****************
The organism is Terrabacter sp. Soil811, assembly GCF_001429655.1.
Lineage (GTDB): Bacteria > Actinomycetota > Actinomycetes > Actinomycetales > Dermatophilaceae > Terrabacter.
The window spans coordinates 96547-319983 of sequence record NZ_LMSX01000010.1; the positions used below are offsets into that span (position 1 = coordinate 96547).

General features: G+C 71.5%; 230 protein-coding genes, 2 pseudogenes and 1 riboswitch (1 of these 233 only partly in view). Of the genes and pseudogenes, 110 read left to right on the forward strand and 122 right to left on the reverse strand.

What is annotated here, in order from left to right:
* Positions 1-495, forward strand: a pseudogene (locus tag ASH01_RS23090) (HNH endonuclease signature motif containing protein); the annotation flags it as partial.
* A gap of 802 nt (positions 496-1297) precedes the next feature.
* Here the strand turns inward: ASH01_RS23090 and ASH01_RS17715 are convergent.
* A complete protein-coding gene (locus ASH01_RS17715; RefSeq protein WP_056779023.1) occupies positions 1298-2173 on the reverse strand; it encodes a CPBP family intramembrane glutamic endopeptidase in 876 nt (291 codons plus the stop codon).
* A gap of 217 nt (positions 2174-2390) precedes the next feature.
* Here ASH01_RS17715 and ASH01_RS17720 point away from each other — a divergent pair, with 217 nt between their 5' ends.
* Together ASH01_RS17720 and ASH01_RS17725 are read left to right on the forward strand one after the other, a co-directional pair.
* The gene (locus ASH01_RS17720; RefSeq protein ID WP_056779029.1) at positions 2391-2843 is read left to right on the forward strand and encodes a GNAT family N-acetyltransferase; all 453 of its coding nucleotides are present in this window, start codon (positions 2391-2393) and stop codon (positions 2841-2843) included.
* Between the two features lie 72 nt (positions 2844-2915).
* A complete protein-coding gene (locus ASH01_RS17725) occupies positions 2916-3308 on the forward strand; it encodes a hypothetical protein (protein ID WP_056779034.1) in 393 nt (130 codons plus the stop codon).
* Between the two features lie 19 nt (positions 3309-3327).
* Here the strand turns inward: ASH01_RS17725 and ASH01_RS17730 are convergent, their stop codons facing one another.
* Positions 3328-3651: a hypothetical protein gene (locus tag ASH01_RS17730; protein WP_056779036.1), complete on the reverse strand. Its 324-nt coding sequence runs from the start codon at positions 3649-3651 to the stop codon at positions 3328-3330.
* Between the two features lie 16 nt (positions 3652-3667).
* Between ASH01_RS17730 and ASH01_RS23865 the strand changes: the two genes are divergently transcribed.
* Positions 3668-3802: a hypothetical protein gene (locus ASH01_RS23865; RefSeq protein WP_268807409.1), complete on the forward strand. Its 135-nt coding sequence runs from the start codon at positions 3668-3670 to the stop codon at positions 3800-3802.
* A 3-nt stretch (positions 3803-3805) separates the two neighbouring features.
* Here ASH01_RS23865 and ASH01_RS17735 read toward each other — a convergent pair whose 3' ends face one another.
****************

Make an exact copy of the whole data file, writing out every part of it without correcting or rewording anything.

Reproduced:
The organism is Terrabacter sp. Soil811, assembly GCF_001429655.1.
Lineage (GTDB): Bacteria > Actinomycetota > Actinomycetes > Actinomycetales > Dermatophilaceae > Terrabacter.
The window spans coordinates 96547-319983 of sequence record NZ_LMSX01000010.1; the positions used below are offsets into that span (position 1 = coordinate 96547).

General features: G+C 71.5%; 230 protein-coding genes, 2 pseudogenes and 1 riboswitch (1 of these 233 only partly in view). Of the genes and pseudogenes, 110 read left to right on the forward strand and 122 right to left on the reverse strand.

What is annotated here, in order from left to right:
* Positions 1-495, forward strand: a pseudogene (locus tag ASH01_RS23090) (HNH endonuclease signature motif containing protein); the annotation flags it as partial.
* A gap of 802 nt (positions 496-1297) precedes the next feature.
* Here the strand turns inward: ASH01_RS23090 and ASH01_RS17715 are convergent.
* A complete protein-coding gene (locus ASH01_RS17715; RefSeq protein WP_056779023.1) occupies positions 1298-2173 on the reverse strand; it encodes a CPBP family intramembrane glutamic endopeptidase in 876 nt (291 codons plus the stop codon).
* A gap of 217 nt (positions 2174-2390) precedes the next feature.
* Here ASH01_RS17715 and ASH01_RS17720 point away from each other — a divergent pair, with 217 nt between their 5' ends.
* Together ASH01_RS17720 and ASH01_RS17725 are read left to right on the forward strand one after the other, a co-directional pair.
* The gene (locus ASH01_RS17720; RefSeq protein ID WP_056779029.1) at positions 2391-2843 is read left to right on the forward strand and encodes a GNAT family N-acetyltransferase; all 453 of its coding nucleotides are present in this window, start codon (positions 2391-2393) and stop codon (positions 2841-2843) included.
* Between the two features lie 72 nt (positions 2844-2915).
* A complete protein-coding gene (locus ASH01_RS17725) occupies positions 2916-3308 on the forward strand; it encodes a hypothetical protein (protein ID WP_056779034.1) in 393 nt (130 codons plus the stop codon).
* Between the two features lie 19 nt (positions 3309-3327).
* Here the strand turns inward: ASH01_RS17725 and ASH01_RS17730 are convergent, their stop codons facing one another.
* Positions 3328-3651: a hypothetical protein gene (locus tag ASH01_RS17730; protein WP_056779036.1), complete on the reverse strand. Its 324-nt coding sequence runs from the start codon at positions 3649-3651 to the stop codon at positions 3328-3330.
* Between the two features lie 16 nt (positions 3652-3667).
* Between ASH01_RS17730 and ASH01_RS23865 the strand changes: the two genes are divergently transcribed.
* Positions 3668-3802: a hypothetical protein gene (locus ASH01_RS23865; RefSeq protein WP_268807409.1), complete on the forward strand. Its 135-nt coding sequence runs from the start codon at positions 3668-3670 to the stop codon at positions 3800-3802.
* A 3-nt stretch (positions 3803-3805) separates the two neighbouring features.
* Here ASH01_RS23865 and ASH01_RS17735 read toward each other — a convergent pair whose 3' ends face one another.